The Billion Dollar Lost-Laptop Study
- The News: The “Billion Dollar Lost-Laptop Study", conducted by Intel Corporation and the Ponemon Institute, analyzed the scope and circumstances of missing laptop PCs. The survey found that the 329 organizations polled had collectively lost more than 86,000 laptops worth a staggering $2.1 billion
- The Context: Intel's interest is not only in developing and improving its technology, Intel® Anti-theft Technology being one, that helps protect laptops and their data, but also in continuing to advance industrywide efforts among others with a stake in the problem.
- Why It Matters: Intel undertook the study so organizations can better grasp the magnitude of the problem and implement more effective solutions. The study, which was conducted by the Ponemon Institute, calculated that the average laptop loss costs $6.4 million per organization. The study brings to light the significant cost to an organization as a result of lost of missing laptops and the importance of anti-theft and data protection solutions to all organizations.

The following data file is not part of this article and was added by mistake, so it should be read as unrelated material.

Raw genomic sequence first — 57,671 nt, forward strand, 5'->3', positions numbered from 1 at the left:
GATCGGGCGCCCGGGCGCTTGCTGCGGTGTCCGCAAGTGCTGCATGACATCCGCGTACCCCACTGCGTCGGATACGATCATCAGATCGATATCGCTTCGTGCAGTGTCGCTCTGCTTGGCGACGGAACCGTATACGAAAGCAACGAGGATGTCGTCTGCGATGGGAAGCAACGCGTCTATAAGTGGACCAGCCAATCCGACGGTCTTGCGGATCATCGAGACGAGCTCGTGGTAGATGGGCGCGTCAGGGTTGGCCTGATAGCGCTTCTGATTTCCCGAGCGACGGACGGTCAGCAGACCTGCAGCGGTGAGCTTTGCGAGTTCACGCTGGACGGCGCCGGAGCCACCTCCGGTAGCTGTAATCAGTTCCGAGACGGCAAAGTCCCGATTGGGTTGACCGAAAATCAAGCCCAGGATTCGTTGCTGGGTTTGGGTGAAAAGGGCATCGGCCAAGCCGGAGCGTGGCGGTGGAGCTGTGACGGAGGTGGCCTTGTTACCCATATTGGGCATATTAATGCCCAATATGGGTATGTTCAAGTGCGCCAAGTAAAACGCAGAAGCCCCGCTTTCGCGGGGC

- “Looking at these results, you can barely fathom the colossal financial impact of missing laptops. More astonishing, however, considering the vulnerability of laptops and their data, it’s absolutely mindboggling that the majority of companies aren’t taking even basic precautions to protect them.” - Anand Pashupathy, general manager, Intel Anti-Theft Services
- Our interest is not only in developing and improving our technology, Intel® Anti-theft Technology being one, that helps protect laptops and their data, but also in continuing to advance industrywide efforts among others with a stake in the problem.” - Anand Pashupathy, general manager, Intel Anti-Theft Services
- “While organizations may be aware of the lost-laptop problem, it became clear as we conducted our research that most organizations, including workers, IT and CFOs do not fully understand the adverse affect it can have on their bottom line. If they did, they’d be much more diligent in protecting their laptop fleets.” - Larry Ponemon, chairman and founder of the Ponemon Institute